cant

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See also: can't and cânt

English[edit]

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Pronunciation[edit]

Etymology 1[edit]

From Latin cantō probably via Old Northern French canter (sing, tell), cognate with chant.

Noun[edit]

cant (usually uncountable, plural cants)

  1. (countable) An argot, the jargon of a particular class or subgroup.
    He had the look of a prince, but the cant of a fishmonger.
    • 1836, Three discourses preached before the Congregational Society in Watertown, page 65
      I am aware that the phrase free inquiry has become too much a cant phrase soiled by the handling of the ignorant and the reckless by those who fall into the mistake of supposing that religion has its root in the understanding and by those who can see just far enough to doubt and no further.
  2. (countable, uncountable) A private or secret language used by a religious sect, gang, or other group.
  3. Shelta.
  4. (uncountable, pejorative) Empty, hypocritical talk.
    People claim to care about the poor of Africa, but it is largely cant.
  5. (uncountable) Whining speech, such as that used by beggars.
  6. (countable, heraldry) A blazon of a coat of arms that makes a pun upon the name of the bearer, canting arms.
  7. (obsolete) A call for bidders at a public fair; an auction.
    • Jonathan Swift
      To sell their leases by cant.
Synonyms[edit]
Related terms[edit]
Translations[edit]

Verb[edit]

cant (third-person singular simple present cants, present participle canting, simple past and past participle canted)

  1. (intransitive) To speak with the jargon of a class or subgroup.
    • Ben Jonson
      The doctor here, / When he discourseth of dissection, / Of vena cava and of vena porta, / The meseraeum and the mesentericum, / What does he else but cant?
    • Bishop Sanderson
      that uncouth affected garb of speech, or canting language, if I may so call it
  2. (intransitive) To speak in set phrases.
  3. (intransitive) To preach in a singsong fashion, especially in a false or empty manner.
    • Beaumont and Fletcher
      the rankest rogue that ever canted
  4. (intransitive, heraldry) Of a blazon, to make a pun that references the bearer of a coat of arms.
  5. (obsolete) To sell by auction, or bid at an auction.
    (Can we find and add a quotation of Jonathan Swift to this entry?)

Part or all of this entry has been imported from the 1913 edition of Webster’s Dictionary, which is now free of copyright and hence in the public domain. The imported definitions may be significantly out of date, and any more recent senses may be completely missing.

Etymology 2[edit]

Noun[edit]

cant (plural cants)

  1. (obsolete) corner, niche
    • Ben Jonson
      The first and principal person in the temple was Irene, or Peace; she was placed aloft in a cant.
  2. slope, the angle at which something is set.
  3. An outer or external angle.
  4. An inclination from a horizontal or vertical line; a slope or bevel; a tilt.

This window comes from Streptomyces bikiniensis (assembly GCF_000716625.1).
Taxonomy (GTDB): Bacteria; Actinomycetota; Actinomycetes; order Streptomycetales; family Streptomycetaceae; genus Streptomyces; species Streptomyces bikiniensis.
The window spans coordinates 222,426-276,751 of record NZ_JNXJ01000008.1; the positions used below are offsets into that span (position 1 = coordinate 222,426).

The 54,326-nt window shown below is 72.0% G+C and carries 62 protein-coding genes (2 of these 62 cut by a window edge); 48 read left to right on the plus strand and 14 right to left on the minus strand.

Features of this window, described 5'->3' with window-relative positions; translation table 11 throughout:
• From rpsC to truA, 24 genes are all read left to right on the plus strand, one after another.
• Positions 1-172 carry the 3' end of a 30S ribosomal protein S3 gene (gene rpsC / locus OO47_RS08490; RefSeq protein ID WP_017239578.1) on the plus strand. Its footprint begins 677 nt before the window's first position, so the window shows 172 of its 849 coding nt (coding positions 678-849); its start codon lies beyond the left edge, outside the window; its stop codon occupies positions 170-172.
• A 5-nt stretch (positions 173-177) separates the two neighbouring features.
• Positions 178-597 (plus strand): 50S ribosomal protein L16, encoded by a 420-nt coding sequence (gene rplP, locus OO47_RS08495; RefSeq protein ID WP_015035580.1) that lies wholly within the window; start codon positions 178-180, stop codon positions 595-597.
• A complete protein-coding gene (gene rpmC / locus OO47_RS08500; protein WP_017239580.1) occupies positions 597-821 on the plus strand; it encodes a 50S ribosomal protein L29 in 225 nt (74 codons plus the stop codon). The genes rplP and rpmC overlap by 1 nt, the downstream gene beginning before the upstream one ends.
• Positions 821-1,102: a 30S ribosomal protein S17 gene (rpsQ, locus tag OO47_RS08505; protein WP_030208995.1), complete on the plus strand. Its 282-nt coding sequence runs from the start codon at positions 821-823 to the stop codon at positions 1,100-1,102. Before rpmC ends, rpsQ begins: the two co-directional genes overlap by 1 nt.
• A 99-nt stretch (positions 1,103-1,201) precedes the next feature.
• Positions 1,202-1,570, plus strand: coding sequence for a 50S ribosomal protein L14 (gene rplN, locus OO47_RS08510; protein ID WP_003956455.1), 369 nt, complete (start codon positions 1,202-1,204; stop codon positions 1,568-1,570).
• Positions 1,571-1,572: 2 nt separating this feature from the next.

(Can we find and add a quotation of Totten to this entry?)
  5. A movement or throw that overturns something.
    • 1830, The Edinburgh Encyclopedia, volume 3, page 621
      It is not only of great service in keeping the boat in her due position on the sea, but also in creating a tendency immediately to recover from any sudden cant, or lurch, from a heavy wave; and it is besides beneficial in diminishing the violence of beating against the sides of the vessel which she may go to relieve.
  6. A sudden thrust, push, kick, or other impulse, producing a bias or change of direction; also, the bias or turn so give.
    to give a ball a cant
  7. (coopering) A segment forming a side piece in the head of a cask.
    (Can we find and add a quotation of Knight to this entry?)
  8. A segment of the rim of a wooden cogwheel.
    (Can we find and add a quotation of Knight to this entry?)
  9. (nautical) A piece of wood laid upon the deck of a vessel to support the bulkheads.
Related terms[edit]
Translations[edit]

Verb[edit]

cant (third-person singular simple present cants, present participle canting, simple past and past participle canted)

  1. (transitive) To set (something) at an angle.
    to cant a cask; to cant a ship
  2. (transitive) To give a sudden turn or new direction to.
    to cant round a stick of timber; to cant a football
  3. (transitive) To bevel an edge or corner.
  4. (transitive) To overturn so that the contents are emptied.
Translations[edit]

Etymology 3[edit]

EB1911 - Volume 01 - Page 001 - 1.svg This entry lacks etymological information. If you are familiar with the origin of this term, please add it to the page as described here.

Verb[edit]

cant (third-person singular simple present cants, present participle canting, simple past and past participle canted)

  1. (transitive) To divide or parcel out.

Etymology 4[edit]

From Middle English, presumably from Middle Low German *kant

Alternative forms[edit]

Adjective[edit]

cant (not comparable)

  1. (UK, dialect) lively, lusty.

Anagrams[edit]


Catalan[edit]

Etymology[edit]

From Latin cantus.

Noun[edit]

cant m (plural cants)

  1. song

Italian[edit]

Noun[edit]

cant m (invariable)

  1. apocopic form of canto

Welsh[edit]

Etymology 1[edit]

From Proto-Celtic *kantom, from Proto-Indo-European *ḱm̥tóm. Compare Breton kant.

Noun[edit]

cant m (plural cannoedd)

  1. hundred
  2. century

Etymology 2[edit]

Noun[edit]

cant m (plural cantau)

  1. hoop
  2. rim
Mutation[edit]
Welsh mutation
radical soft nasal aspirate
cant gant nghant chant
Related terms[edit]

References[edit]